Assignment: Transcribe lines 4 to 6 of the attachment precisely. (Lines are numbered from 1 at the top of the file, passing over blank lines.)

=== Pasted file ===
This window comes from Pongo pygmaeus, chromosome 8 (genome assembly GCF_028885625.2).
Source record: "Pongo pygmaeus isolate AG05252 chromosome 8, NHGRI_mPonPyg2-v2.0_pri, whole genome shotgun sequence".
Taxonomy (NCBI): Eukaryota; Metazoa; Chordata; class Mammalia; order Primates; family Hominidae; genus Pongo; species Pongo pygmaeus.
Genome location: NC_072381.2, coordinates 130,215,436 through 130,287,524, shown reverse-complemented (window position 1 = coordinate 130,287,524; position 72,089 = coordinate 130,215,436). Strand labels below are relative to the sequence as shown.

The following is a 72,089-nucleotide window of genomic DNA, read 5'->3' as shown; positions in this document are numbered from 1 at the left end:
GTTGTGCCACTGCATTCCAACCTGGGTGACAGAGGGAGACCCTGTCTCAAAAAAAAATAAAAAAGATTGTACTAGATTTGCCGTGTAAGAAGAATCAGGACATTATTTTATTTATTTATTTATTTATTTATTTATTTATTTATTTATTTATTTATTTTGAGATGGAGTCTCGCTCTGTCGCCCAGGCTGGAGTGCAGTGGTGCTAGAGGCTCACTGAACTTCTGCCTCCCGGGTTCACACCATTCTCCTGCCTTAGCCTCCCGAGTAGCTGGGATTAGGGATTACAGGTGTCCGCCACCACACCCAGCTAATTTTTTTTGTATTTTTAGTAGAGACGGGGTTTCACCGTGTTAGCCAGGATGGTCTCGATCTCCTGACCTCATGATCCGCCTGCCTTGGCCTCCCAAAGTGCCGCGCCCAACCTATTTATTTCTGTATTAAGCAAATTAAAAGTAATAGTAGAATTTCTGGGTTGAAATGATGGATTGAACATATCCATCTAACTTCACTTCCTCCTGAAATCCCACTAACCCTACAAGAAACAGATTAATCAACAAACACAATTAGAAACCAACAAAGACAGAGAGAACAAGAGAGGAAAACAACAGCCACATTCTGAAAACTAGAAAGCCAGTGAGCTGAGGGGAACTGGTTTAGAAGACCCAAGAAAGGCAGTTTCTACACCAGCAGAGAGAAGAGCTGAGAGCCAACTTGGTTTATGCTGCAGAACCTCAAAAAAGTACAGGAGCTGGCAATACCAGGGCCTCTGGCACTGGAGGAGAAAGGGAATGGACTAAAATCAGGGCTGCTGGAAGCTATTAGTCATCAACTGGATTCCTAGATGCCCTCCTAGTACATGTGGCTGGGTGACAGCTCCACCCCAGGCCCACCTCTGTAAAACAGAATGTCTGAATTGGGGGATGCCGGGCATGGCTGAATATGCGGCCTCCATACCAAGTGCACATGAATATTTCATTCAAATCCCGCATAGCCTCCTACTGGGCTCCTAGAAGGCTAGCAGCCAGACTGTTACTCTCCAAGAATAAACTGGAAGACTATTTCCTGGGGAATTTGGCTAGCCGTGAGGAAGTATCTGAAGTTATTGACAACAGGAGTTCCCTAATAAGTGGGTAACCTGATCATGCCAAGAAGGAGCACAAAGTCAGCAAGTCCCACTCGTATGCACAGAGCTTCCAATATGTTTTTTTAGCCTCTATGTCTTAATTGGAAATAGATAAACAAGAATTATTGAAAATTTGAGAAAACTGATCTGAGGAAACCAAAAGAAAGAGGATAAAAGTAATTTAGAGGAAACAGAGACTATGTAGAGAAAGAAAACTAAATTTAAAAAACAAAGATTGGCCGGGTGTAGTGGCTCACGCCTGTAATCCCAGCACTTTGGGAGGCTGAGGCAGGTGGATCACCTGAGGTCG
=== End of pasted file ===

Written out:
Genome location: NC_072381.2, coordinates 130,215,436 through 130,287,524, shown reverse-complemented (window position 1 = coordinate 130,287,524; position 72,089 = coordinate 130,215,436). Strand labels below are relative to the sequence as shown.

The following is a 72,089-nucleotide window of genomic DNA, read 5'->3' as shown; positions in this document are numbered from 1 at the left end:
GTTGTGCCACTGCATTCCAACCTGGGTGACAGAGGGAGACCCTGTCTCAAAAAAAAATAAAAAAGATTGTACTAGATTTGCCGTGTAAGAAGAATCAGGACATTATTTTATTTATTTATTTATTTATTTATTTATTTATTTATTTATTTATTTATTTTGAGATGGAGTCTCGCTCTGTCGCCCAGGCTGGAGTGCAGTGGTGCTAGAGGCTCACTGAACTTCTGCCTCCCGGGTTCACACCATTCTCCTGCCTTAGCCTCCCGAGTAGCTGGGATTAGGGATTACAGGTGTCCGCCACCACACCCAGCTAATTTTTTTTGTATTTTTAGTAGAGACGGGGTTTCACCGTGTTAGCCAGGATGGTCTCGATCTCCTGACCTCATGATCCGCCTGCCTTGGCCTCCCAAAGTGCCGCGCCCAACCTATTTATTTCTGTATTAAGCAAATTAAAAGTAATAGTAGAATTTCTGGGTTGAAATGATGGATTGAACATATCCATCTAACTTCACTTCCTCCTGAAATCCCACTAACCCTACAAGAAACAGATTAATCAACAAACACAATTAGAAACCAACAAAGACAGAGAGAACAAGAGAGGAAAACAACAGCCACATTCTGAAAACTAGAAAGCCAGTGAGCTGAGGGGAACTGGTTTAGAAGACCCAAGAAAGGCAGTTTCTACACCAGCAGAGAGAAGAGCTGAGAGCCAACTTGGTTTATGCTGCAGAACCTCAAAAAAGTACAGGAGCTGGCAATACCAGGGCCTCTGGCACTGGAGGAGAAAGGGAATGGACTAAAATCAGGGCTGCTGGAAGCTATTAGTCATCAACTGGATTCCTAGATGCCCTCCTAGTACATGTGGCTGGGTGACAGCTCCACCCCAGGCCCACCTCTGTAAAACAGAATGTCTGAATTGGGGGATGCCGGGCATGGCTGAATATGCGGCCTCCATACCAAGTGCACATGAATATTTCATTCAAATCCCGCATAGCCTCCTACTGGGCTCCTAGAAGGCTAGCAGCCAGACTGTTACTCTCCAAGAATAAACTGGAAGACTATTTCCTGGGGAATTTGGCTAGCCGTGAGGAAGTATCTGAAGTTATTGACAACAGGAGTTCCCTAATAAGTGGGTAACCTGATCATGCCAAGAAGGAGCACAAAGTCAGCAAGTCCCACTCGTATGCACAGAGCTTCCAATATGTTTTTTTAGCCTCTATGTCTTAATTGGAAATAGATAAACAAGAATTATTGAAAATTTGAGAAAACTGATCTGAGGAAACCAAAAGAAAGAGGATAAAAGTAATTTAGAGGAAACAGAGACTATGTAGAGAAAGAAAACTAAATTTAAAAAACAAAGATTGGCCGGGTGTAGTGGCTCACGCCTGTAATCCCAGCACTTTGGGAGGCTGAGGCAGGTGGATCACCTGAGGTCG